DEAR SEAN:

Words can’t describe how much I detest your writings now… I used to like your work, but I now think you are a fake…

I was shocked when I read a four-letter word in one of your stories… You are profane and our Holy God is going to exact judgement upon all those who profane...

Goodbye,
ANGRY-AS-SIN

DEAR ANGRY:

I want you to pay close attention when I say this, because this might be difficult for you to understand:

You cannot make me hate you.

If you get nothing else from this letter, I hope you remember this. No matter what you think of me, no matter what kind of eternal flaming Lake Superior you think I’m bound for, you can’t make me dislike you.

Don’t get me wrong, I don’t want you coming to my barbecue, necessarily. But then again, you wouldn’t have a good time at my party anyway. There are usually a lot of flagrant Episcopalians there.

Anyway, do you want to know something? Do you know what my first reaction was when I received your eloquent

letter? If I’m being totally honest with myself, I felt kind of afraid.

“Whoa!” I was thinking. “Am I am a big fake? Is this guy right about me? Maybe he is!”

And I was genuinely scared. Isn't that pathetic? Maybe you think I’m a big old wuss for admitting this.

Don’t answer that.

The embarrassing truth is, I’ve been afraid for most of my life. In fact, growing up I was almost always afraid.

You’d have to know me to understand this. I had a traumatic childhood. I don’t want to rehash it here because it doesn’t matter. Lots of people blame things on messed up childhoods. I’m not going to do that.

Certainly, I could blame my irrational fears on the fact that my father was mentally unstable and killed himself in my uncle’s garage…

I’m in a convenience store. I’m standing in a long line. Ahead of me are three boys in soccer uniforms, several construction workers, and one UPS man. I know this sounds like a great opening line for a joke, but it’s not. There are no nuns present.

Anyway, I remember stopping at this store every morning before work when I was on a landscaping crew. Back then, there was a young guy who worked behind the counter named Doug.

Doug was about ten-foot tall and several thousand pounds of muscle. I don’t know how he fit through the door because he was built like a General Electric refrigerator. And he had the tender heart of a Beanie Baby. Doug would never let me pay for my coffee.

“But Doug,” I’d say, “I don’t need free coffee. Let me pay for it.”

“Nah, I always pour out the old coffee every morning, it just goes to waste. Just look at it this way, you’re drinking waste.”

“Doug, please.”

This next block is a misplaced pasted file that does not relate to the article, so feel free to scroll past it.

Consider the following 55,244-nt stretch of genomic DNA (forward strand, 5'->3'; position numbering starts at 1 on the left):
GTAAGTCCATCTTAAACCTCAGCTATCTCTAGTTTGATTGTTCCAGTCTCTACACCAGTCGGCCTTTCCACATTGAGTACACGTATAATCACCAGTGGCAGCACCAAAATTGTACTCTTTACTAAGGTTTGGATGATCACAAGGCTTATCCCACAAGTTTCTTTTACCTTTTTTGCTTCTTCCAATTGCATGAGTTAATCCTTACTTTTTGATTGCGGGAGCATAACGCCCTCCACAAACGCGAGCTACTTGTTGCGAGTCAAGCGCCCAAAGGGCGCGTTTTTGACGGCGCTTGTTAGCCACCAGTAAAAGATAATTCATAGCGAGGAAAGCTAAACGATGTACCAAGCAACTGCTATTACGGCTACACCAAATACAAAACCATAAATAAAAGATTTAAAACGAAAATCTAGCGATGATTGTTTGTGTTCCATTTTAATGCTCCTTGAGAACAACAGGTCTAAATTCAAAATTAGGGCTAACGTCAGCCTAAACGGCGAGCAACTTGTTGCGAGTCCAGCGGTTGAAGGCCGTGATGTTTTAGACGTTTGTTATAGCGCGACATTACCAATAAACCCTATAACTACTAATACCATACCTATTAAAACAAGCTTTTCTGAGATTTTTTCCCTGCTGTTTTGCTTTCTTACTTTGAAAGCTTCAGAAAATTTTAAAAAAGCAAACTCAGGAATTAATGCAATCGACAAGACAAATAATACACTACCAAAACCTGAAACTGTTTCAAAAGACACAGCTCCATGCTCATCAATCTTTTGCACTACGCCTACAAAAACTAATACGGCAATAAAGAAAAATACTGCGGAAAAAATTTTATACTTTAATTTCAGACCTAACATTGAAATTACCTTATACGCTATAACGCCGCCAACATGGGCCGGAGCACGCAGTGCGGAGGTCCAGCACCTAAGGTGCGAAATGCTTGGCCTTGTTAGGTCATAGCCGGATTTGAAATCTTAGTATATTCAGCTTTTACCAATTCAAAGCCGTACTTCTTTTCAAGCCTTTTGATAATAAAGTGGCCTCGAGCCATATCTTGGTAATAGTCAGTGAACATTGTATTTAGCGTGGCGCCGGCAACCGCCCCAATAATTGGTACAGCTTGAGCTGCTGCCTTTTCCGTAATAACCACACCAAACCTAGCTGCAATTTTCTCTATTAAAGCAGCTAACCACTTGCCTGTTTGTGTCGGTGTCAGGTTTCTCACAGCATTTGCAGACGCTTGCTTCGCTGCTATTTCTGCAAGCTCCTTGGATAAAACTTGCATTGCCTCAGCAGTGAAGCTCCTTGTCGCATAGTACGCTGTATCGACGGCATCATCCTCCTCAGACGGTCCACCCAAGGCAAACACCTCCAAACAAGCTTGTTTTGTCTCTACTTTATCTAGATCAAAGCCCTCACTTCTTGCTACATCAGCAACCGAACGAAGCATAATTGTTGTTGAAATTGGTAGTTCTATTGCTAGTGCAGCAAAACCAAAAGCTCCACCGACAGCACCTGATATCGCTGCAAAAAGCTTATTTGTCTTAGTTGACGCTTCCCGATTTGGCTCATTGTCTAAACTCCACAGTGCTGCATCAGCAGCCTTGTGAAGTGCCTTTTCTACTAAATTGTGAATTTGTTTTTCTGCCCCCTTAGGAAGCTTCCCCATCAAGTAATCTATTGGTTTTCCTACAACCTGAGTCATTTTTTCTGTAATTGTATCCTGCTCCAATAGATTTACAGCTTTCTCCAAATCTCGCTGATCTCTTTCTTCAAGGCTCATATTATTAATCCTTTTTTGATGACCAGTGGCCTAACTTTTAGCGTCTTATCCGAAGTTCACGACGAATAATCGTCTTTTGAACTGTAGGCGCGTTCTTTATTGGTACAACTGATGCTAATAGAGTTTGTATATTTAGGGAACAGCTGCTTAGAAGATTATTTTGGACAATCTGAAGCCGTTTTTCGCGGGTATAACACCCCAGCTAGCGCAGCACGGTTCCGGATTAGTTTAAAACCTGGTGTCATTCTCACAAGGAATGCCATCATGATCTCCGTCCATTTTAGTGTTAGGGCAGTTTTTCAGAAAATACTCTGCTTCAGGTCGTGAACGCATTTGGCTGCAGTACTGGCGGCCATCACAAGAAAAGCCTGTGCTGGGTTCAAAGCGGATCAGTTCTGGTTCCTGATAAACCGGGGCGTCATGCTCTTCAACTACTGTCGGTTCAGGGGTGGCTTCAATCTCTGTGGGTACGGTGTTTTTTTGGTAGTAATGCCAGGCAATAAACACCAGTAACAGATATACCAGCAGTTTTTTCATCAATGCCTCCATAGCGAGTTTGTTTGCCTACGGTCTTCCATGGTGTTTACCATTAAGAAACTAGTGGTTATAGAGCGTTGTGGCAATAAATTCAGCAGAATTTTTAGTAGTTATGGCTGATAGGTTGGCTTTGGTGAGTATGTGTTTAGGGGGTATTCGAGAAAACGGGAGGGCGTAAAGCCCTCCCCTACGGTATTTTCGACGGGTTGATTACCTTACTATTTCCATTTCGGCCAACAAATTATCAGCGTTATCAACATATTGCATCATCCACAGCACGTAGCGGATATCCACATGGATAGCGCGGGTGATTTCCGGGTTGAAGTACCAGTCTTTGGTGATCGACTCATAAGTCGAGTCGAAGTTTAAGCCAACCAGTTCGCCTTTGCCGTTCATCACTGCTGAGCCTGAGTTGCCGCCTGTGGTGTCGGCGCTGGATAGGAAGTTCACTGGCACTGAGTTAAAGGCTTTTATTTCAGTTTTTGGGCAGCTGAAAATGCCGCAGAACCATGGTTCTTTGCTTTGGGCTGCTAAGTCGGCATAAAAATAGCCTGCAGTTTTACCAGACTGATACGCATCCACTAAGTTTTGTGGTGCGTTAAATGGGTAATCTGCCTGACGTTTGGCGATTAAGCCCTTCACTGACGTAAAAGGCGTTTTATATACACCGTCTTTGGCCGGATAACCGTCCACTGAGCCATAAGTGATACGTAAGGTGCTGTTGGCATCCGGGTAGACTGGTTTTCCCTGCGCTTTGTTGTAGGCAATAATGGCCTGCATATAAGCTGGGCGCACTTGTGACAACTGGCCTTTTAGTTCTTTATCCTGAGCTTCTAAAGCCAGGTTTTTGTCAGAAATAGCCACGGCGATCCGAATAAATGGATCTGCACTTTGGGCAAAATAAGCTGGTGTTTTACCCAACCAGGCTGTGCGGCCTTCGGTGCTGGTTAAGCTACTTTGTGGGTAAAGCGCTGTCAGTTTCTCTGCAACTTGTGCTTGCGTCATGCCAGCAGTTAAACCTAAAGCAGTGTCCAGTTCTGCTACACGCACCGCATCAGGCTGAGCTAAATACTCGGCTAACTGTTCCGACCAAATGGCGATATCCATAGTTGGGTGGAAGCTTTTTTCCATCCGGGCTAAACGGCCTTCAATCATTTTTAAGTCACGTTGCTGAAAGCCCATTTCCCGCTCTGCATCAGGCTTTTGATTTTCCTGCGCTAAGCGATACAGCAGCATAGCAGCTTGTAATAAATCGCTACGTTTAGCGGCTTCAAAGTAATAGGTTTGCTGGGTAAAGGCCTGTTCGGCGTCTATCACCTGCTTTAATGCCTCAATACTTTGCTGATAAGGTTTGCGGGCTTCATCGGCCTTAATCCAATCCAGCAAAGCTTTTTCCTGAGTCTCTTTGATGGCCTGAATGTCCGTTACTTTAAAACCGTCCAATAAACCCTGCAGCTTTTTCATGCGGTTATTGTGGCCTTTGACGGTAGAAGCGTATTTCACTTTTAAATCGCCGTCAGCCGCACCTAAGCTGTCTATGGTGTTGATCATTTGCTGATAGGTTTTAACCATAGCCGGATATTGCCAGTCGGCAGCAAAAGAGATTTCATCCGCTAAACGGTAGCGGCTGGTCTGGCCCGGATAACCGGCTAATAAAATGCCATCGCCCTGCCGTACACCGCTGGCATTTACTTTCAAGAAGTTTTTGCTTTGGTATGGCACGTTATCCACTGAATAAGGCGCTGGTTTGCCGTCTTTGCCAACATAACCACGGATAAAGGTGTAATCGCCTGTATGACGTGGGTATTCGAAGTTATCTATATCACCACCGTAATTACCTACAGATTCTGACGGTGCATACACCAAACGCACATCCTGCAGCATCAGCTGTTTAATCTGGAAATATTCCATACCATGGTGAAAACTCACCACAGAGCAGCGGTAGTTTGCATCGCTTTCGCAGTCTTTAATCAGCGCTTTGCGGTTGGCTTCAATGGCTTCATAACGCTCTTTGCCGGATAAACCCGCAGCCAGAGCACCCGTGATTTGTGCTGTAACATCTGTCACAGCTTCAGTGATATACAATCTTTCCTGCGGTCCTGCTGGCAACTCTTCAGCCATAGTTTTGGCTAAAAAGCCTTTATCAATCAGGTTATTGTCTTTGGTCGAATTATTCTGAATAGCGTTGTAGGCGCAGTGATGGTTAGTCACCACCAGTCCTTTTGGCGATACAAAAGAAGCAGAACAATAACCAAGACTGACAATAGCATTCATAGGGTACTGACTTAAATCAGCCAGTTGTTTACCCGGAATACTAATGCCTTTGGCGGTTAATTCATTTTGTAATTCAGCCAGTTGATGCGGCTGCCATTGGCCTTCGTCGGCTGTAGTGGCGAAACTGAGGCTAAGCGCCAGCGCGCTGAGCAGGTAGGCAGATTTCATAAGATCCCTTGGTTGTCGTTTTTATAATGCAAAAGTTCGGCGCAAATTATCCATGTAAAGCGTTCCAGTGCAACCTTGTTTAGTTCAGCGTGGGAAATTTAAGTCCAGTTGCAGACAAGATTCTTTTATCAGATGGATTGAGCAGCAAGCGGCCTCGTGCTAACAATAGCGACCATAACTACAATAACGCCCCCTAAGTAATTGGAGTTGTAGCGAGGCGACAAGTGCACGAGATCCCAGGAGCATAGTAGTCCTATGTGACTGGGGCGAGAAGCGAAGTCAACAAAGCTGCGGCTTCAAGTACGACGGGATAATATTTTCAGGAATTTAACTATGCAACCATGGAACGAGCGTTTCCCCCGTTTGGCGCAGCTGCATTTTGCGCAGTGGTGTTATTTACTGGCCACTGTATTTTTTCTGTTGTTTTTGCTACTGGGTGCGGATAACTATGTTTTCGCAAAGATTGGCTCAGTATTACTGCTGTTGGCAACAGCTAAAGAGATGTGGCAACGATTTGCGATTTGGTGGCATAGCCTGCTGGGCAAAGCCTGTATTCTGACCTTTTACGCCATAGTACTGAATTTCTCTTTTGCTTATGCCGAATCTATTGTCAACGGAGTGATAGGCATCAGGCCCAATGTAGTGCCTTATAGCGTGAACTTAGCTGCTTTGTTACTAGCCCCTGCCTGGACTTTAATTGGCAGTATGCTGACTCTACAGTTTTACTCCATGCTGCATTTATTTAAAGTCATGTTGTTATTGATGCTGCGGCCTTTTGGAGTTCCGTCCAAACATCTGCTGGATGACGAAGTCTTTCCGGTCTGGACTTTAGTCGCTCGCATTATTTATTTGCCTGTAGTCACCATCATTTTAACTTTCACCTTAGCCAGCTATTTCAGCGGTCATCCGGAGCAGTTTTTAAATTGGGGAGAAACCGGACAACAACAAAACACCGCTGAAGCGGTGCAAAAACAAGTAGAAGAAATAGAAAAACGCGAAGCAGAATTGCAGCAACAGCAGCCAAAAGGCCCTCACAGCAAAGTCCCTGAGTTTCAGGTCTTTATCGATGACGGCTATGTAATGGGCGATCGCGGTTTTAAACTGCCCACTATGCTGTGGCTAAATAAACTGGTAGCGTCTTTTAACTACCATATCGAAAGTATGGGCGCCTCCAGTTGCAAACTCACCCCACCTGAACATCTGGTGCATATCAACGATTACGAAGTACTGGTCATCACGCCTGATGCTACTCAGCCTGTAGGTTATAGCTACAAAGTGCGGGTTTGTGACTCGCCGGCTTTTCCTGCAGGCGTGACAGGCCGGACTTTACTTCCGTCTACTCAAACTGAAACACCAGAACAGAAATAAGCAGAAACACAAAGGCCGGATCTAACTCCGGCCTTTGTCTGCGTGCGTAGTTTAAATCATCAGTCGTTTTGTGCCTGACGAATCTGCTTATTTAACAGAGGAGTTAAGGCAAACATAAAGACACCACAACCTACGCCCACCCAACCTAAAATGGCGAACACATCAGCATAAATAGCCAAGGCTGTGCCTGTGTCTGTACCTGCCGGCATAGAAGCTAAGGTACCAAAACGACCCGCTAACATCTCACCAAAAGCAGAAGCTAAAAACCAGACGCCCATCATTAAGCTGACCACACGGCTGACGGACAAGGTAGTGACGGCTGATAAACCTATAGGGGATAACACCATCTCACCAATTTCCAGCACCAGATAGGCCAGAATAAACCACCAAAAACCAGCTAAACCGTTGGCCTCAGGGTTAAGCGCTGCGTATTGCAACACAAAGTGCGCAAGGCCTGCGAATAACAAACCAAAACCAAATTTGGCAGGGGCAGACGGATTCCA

“Your money ain’t no good here.”

I’d keep trying to pay.

He’d keep refusing. Round and round we’d go until I finally accepted the coffee. This is a ceremony of sorts among decent people. A ritual dance. Nobody ever accepts free things without protest.

I never knew Doug outsider the store, but after he quit working here I missed seeing him.

For years, I also stopped at another convenience store like this one, on the other side of town. Usually on Sunday mornings. I had to wake up early for church because I helped clean the chapel before service. I was sort of a glorified janitor you could say.

I straightened hymnals, adjusted microphones, and made sure the Baptist choir loft didn’t have any liquor bottles or racy magazines hidden in the tenor section.

An hour before service, I would fly into the convenience store to buy gas, coffee, and a honeybun. One…

She was eating dinner by herself. White hair. Five-foot-tall I’d guess. She was staring straight forward, chewing in silence. The hostess sat us beside her table.

My wife and I were there for an early dinner. I was scanning the menu, but couldn’t figure out what to order.

“Get the calamari,” the white-haired woman suggested. “It’s the best in town.”

“The best in town?” I said.

“Best in town.”

She was pure Lousianna. You can tell a Lousiannan accent when you hear it. It sounds exactly like a Jerry Lee Lewis record played at half speed.

When the waiter asked what we wanted, I ordered the calamari.

“You won’t regret it,” she said. “It’s the best in town.”

We started talking. Her name was Maria. Her job is sitting with people. Elderly people, sick people, and the unwell.

“Sometimes I sit for ten hours with folks if they need me. Just listening is really all I do.”

She was married once. For thirty-six years. Her husband died unexpectedly. Now she lives alone.

“He died from gallbladder surgery,” she said. “The surgeon nicked him.

He was gone pretty fast.”

When she met him she was nineteen and he was twenty-three. It was just one of those things, she said. When you know, you just know.

“He didn’t even have no wedding ring, he just gave me his class ring until he could afford one.”

This makes her laugh.

They got married in ‘65. It was a big year for America. Johnson was in office, the Cold War was getting hot, Sandy Koufax was pitching, Bob Dylan went all-electric.

And Maria was in love. They moved all over the U.S. He worked in retail, she had a slew of jobs. It wasn’t easy, but they made ends meet and had fun doing it. Some people only dabble in marriage. These two were professionals.

Our calamari came.

And Maria’s story was just getting…